I just read these two articles and wanted to share them with you, Susie.
[1] "Texas legislature fails on abortion, passes masturbation bill"
http://tribuneherald.net/2013/06/26/texas-leg...
"Coming down to the final minute as Texas Lt. Governor David Dewhurst forced Sen. Wendy Davis to end her filibuster, the legislature was unable to pass a widely decried abortion bill. The legislature was able to accomplish another aspect of their pro-life agenda though, a ban on male masturbation. One Texas lawmaker joyously announced after the passing of the measure,“this marks a milestone for the pro-life movement! We must protect the unborn any way we can; I’m very proud that my fellow legislators voted to protect life, even in its earliest stages!”
[2] "Alabama Supreme Court Upholds Anti-Masturbation Law"
http://digitaljournal.com/article/280303
Non-Christians don't really care what Christians think Jesus wants, and it's absurd to think that they should be prosecuted by the law for offending Christian sensitivities, but entirely within the Christian mindset to try.
These laws are a taste of what I believe would be the kind of freedom we could expect should zealous Christians ever gain control of the government. As you can see, there is zero respect for non-Christian values and freedoms, something to keep in mind when complaining about Christian rights not being respected.
Well, that sounds like a real, er...[email protected]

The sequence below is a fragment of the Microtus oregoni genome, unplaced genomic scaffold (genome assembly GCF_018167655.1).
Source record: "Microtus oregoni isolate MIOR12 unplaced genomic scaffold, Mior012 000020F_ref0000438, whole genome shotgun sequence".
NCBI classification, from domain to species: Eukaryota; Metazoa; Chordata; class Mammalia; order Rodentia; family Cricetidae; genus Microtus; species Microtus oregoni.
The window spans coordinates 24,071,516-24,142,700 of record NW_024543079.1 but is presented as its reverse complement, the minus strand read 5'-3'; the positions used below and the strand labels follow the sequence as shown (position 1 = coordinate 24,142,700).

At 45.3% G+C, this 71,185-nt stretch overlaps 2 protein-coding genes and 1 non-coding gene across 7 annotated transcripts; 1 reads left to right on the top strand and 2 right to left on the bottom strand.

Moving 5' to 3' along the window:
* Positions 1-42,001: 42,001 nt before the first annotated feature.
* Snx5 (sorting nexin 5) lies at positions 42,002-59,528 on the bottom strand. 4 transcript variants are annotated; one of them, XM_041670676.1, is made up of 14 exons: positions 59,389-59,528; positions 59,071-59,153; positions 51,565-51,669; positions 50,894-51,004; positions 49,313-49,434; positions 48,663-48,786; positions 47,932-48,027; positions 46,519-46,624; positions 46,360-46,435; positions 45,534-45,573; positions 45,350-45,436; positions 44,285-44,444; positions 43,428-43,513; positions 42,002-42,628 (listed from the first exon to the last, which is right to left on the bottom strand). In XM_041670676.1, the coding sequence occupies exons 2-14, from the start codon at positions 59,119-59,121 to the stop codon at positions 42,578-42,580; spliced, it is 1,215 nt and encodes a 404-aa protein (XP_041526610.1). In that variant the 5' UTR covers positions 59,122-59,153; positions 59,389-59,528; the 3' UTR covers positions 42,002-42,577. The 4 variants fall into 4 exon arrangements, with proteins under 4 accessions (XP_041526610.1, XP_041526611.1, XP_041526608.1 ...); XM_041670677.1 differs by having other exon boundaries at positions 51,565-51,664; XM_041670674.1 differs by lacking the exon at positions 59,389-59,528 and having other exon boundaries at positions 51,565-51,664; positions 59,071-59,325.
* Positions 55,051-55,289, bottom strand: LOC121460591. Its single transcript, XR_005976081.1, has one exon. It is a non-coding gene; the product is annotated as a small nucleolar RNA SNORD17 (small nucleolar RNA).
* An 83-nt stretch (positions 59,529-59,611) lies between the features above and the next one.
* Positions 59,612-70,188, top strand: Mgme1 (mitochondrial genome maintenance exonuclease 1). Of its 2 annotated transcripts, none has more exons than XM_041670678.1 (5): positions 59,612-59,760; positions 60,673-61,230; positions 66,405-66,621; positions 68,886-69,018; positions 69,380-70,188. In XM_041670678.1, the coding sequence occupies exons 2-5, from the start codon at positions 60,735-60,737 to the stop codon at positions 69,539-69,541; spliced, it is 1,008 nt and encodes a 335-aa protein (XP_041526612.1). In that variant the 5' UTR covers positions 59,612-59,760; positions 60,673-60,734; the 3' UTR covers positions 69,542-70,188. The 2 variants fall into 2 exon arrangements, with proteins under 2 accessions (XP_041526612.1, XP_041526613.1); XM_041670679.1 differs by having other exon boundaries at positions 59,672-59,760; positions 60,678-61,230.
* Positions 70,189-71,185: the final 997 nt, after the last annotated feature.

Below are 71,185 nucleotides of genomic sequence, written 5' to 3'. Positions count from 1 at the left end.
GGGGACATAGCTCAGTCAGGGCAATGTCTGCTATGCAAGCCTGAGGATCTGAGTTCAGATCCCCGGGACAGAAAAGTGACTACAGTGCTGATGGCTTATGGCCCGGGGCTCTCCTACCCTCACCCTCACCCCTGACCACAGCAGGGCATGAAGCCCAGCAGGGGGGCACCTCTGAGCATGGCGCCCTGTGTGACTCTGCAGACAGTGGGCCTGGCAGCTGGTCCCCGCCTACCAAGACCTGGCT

“Life may be sweeter for this”

Since: Nov 08

Fennario

#709072 Mar 31, 2014
nanoanomaly wrote:
<quoted text>The U.S. military has mostly phased out the use of foxholes since it is more of a defensive device and most conflicts we are involved with are aggressive not defensive. Plus, the atheists refuse to jump in them.
xD
The idea that there are no atheists in foxholes underscores the idea that theistic belief is born of fear. It suggests that a rational man who, in a state of calm and over many years has concluded that there is probably no god, can be made to reverse himself when terrified and desperate. That's hardly an endorsement of a god belief.

"[That] there are no atheists in foxholes isn't an argument against atheism. It's an argument against foxholes.”- James Morrow

“Life may be sweeter for this”

Since: Nov 08

Fennario

#709073 Mar 31, 2014
http://www.topix.com/forum/topstories/TOCO8TE...
Tide with Beach wrote:
Great post.
Thanks.

“Life may be sweeter for this”

Since: Nov 08

Fennario

#709074 Mar 31, 2014
Ghost Writer 2 You wrote: